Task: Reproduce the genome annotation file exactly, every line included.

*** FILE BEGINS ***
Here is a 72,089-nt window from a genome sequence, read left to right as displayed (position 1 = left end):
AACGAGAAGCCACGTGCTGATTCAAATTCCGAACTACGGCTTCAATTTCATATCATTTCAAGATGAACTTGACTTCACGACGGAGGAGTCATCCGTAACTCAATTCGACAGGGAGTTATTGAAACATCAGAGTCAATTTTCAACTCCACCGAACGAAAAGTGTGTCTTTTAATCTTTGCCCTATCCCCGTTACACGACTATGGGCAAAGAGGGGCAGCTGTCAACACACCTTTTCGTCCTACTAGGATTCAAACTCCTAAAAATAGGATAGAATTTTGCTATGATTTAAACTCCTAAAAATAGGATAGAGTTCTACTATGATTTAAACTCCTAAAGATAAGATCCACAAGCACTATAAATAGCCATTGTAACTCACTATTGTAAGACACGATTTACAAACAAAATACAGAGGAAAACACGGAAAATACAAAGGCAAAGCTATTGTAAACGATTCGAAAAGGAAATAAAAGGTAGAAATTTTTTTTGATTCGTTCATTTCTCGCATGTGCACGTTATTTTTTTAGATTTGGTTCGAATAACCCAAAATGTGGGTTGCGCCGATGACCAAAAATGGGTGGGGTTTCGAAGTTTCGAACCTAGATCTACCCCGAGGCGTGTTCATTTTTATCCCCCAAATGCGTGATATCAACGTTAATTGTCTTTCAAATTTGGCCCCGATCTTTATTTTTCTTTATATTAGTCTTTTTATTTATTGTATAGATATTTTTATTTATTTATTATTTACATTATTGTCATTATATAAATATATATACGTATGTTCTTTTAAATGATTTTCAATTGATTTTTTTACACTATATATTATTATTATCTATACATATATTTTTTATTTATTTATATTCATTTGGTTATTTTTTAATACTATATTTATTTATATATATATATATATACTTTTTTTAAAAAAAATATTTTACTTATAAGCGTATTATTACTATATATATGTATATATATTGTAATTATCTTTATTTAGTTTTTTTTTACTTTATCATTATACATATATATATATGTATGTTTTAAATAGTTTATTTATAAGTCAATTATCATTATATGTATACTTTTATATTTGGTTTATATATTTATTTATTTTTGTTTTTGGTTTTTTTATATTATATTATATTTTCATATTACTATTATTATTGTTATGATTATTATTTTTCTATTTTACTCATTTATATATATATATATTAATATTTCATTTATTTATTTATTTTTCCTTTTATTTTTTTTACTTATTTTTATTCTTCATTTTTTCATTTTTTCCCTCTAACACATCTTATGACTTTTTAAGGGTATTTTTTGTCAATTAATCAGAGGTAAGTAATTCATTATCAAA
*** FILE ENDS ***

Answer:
Here is a 72,089-nt window from a genome sequence, read left to right as displayed (position 1 = left end):
AACGAGAAGCCACGTGCTGATTCAAATTCCGAACTACGGCTTCAATTTCATATCATTTCAAGATGAACTTGACTTCACGACGGAGGAGTCATCCGTAACTCAATTCGACAGGGAGTTATTGAAACATCAGAGTCAATTTTCAACTCCACCGAACGAAAAGTGTGTCTTTTAATCTTTGCCCTATCCCCGTTACACGACTATGGGCAAAGAGGGGCAGCTGTCAACACACCTTTTCGTCCTACTAGGATTCAAACTCCTAAAAATAGGATAGAATTTTGCTATGATTTAAACTCCTAAAAATAGGATAGAGTTCTACTATGATTTAAACTCCTAAAGATAAGATCCACAAGCACTATAAATAGCCATTGTAACTCACTATTGTAAGACACGATTTACAAACAAAATACAGAGGAAAACACGGAAAATACAAAGGCAAAGCTATTGTAAACGATTCGAAAAGGAAATAAAAGGTAGAAATTTTTTTTGATTCGTTCATTTCTCGCATGTGCACGTTATTTTTTTAGATTTGGTTCGAATAACCCAAAATGTGGGTTGCGCCGATGACCAAAAATGGGTGGGGTTTCGAAGTTTCGAACCTAGATCTACCCCGAGGCGTGTTCATTTTTATCCCCCAAATGCGTGATATCAACGTTAATTGTCTTTCAAATTTGGCCCCGATCTTTATTTTTCTTTATATTAGTCTTTTTATTTATTGTATAGATATTTTTATTTATTTATTATTTACATTATTGTCATTATATAAATATATATACGTATGTTCTTTTAAATGATTTTCAATTGATTTTTTTACACTATATATTATTATTATCTATACATATATTTTTTATTTATTTATATTCATTTGGTTATTTTTTAATACTATATTTATTTATATATATATATATATACTTTTTTTAAAAAAAATATTTTACTTATAAGCGTATTATTACTATATATATGTATATATATTGTAATTATCTTTATTTAGTTTTTTTTTACTTTATCATTATACATATATATATATGTATGTTTTAAATAGTTTATTTATAAGTCAATTATCATTATATGTATACTTTTATATTTGGTTTATATATTTATTTATTTTTGTTTTTGGTTTTTTTATATTATATTATATTTTCATATTACTATTATTATTGTTATGATTATTATTTTTCTATTTTACTCATTTATATATATATATATTAATATTTCATTTATTTATTTATTTTTCCTTTTATTTTTTTTACTTATTTTTATTCTTCATTTTTTCATTTTTTCCCTCTAACACATCTTATGACTTTTTAAGGGTATTTTTTGTCAATTAATCAGAGGTAAGTAATTCATTATCAAA